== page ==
Hard disk drives (HDD) are increasingly irrelevant in sub-256GB devices according to SanDisk in a recent article.
The old metric of more RAM – 4 went to 8 went to 16GB+ – to give performance, was also demolished by faster SSDs that negated performance gains of extra RAM for typical users.
And while HDD makers kept increasing the size of the hard disks to offer more bang for buck – 500GB to 1TB+ – research shows that the average corporate user seldom stores more than 200GB - 97% of users surveyed use less than 200GB and 55% of those less than 100GB.
Sure, that is for corporate users who may have a server but similar studies show home users typically have about 50-100GB stored on top of the operating system – and make extensive use of external USB flash backup and increasing use of cloud or home network attached storage like WD’s MyCloud.
Research company Gartner noted that SSD had all but replaced HDD in sub-256GB computer devices and with NAND flash prices dropping the next step would be to see this trend in sub-500GB devices.
SanDisk tested using PCMark on performance differences between i5 to i7, 4GB to 8GB and HDD to SSD. The results below show that the major performance difference is via an SSD upgrade.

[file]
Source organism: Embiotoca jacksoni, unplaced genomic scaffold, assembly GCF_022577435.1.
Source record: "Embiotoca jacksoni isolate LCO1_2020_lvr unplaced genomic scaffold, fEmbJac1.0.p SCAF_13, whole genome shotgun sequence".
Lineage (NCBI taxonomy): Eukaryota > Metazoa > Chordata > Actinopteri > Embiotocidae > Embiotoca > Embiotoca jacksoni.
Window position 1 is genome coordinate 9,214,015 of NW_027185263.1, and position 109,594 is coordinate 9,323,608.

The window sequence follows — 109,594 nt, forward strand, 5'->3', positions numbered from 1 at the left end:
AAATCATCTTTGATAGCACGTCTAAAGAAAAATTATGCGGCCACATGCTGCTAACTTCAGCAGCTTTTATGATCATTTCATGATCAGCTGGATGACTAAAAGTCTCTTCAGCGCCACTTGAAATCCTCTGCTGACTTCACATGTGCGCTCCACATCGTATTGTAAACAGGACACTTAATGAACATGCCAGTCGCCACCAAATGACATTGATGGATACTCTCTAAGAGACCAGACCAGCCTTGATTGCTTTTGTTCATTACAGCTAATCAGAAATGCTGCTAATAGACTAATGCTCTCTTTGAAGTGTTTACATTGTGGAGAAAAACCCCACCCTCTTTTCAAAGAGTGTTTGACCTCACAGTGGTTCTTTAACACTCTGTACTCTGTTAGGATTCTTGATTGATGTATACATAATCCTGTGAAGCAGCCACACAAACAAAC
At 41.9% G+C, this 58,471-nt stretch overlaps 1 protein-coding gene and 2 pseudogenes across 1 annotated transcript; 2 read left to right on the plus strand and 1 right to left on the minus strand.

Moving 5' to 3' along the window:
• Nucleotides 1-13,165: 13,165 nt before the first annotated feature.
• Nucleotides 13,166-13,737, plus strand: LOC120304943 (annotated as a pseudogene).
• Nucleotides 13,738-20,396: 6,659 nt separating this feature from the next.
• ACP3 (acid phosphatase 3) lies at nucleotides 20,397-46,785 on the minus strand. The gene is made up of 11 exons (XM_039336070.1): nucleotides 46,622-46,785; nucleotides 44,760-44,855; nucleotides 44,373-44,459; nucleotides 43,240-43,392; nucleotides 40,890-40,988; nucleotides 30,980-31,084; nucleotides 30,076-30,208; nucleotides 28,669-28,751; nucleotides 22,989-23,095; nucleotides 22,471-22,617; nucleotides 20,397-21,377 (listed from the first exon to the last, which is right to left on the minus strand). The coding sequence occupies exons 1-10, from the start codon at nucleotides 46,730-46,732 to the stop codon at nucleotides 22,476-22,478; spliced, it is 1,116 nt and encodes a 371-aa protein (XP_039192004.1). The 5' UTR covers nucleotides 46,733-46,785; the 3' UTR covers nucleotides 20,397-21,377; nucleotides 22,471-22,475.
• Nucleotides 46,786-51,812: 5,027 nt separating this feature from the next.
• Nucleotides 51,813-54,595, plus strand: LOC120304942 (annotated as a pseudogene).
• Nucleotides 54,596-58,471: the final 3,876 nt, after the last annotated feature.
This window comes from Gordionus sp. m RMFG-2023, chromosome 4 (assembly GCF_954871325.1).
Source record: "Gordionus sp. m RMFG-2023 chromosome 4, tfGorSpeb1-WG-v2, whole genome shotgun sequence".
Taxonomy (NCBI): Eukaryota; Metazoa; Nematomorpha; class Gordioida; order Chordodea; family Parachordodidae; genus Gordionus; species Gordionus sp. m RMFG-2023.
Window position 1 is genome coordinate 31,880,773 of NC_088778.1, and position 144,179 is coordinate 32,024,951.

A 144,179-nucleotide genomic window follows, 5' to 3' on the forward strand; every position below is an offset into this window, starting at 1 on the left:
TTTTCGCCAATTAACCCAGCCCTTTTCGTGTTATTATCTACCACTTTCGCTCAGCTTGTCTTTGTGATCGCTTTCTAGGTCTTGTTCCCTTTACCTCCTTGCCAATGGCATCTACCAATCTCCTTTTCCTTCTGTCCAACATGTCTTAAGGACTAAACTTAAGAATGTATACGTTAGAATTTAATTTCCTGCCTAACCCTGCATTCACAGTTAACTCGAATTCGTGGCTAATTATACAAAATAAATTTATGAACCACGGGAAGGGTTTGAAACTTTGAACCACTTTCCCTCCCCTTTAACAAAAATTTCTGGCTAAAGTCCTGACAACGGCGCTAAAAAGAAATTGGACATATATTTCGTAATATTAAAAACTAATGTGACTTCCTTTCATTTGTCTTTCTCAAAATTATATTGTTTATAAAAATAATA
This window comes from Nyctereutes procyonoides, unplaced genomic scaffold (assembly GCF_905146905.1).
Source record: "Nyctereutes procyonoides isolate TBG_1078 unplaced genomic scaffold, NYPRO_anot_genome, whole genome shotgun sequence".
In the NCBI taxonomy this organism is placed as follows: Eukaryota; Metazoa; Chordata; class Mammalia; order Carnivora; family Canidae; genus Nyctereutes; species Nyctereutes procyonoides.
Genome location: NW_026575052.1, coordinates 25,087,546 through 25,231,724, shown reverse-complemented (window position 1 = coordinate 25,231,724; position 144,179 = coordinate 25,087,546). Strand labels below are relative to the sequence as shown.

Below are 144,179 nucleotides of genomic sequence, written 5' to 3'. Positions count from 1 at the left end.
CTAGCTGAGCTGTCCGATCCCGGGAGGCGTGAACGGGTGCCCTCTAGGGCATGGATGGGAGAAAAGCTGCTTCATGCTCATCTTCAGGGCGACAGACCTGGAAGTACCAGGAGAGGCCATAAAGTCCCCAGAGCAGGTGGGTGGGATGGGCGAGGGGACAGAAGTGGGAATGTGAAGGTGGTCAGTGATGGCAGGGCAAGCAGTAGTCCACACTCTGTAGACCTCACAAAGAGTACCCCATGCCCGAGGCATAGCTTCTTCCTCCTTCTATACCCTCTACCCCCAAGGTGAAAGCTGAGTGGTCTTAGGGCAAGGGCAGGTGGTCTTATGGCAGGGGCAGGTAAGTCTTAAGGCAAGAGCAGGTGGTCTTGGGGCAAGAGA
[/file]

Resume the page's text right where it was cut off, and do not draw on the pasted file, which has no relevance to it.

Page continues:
SanDisk claims that it would be better to drop back on RAM and or processor and add an SDD than add more RAM to a HDD equipped device.
HDD manufacturers have pretty much hit the lowest price point – the physical hardware costs cannot go lower – so capacity has to increase. “The sub-$40 zone for HDDs is impenetrable,” reports SanDIsk.
What this means if that we are likely to see is base computing devices coming with SSD and a reversion to USB 3.0 or USB-C external HDDs for cheap storage.
The 500GB HDD in my i7, 4GB, laptop suddenly and catastrophically died after four years so I replaced it with a 256GB SSD costing around A$100 (compared to a 500GB HDD at $50) and wow – what a difference it made. Boot-up times reduced from minutes to seconds (when HDD and memory use stabilises), and the speed of reading and writing files reduced, particularly when copying files to and from USB flash storage.
Gone are the hoary old issues that SSD does not last as long or is too expensive. I venture that if the laptop lasts another four years that the SSD will still be fine.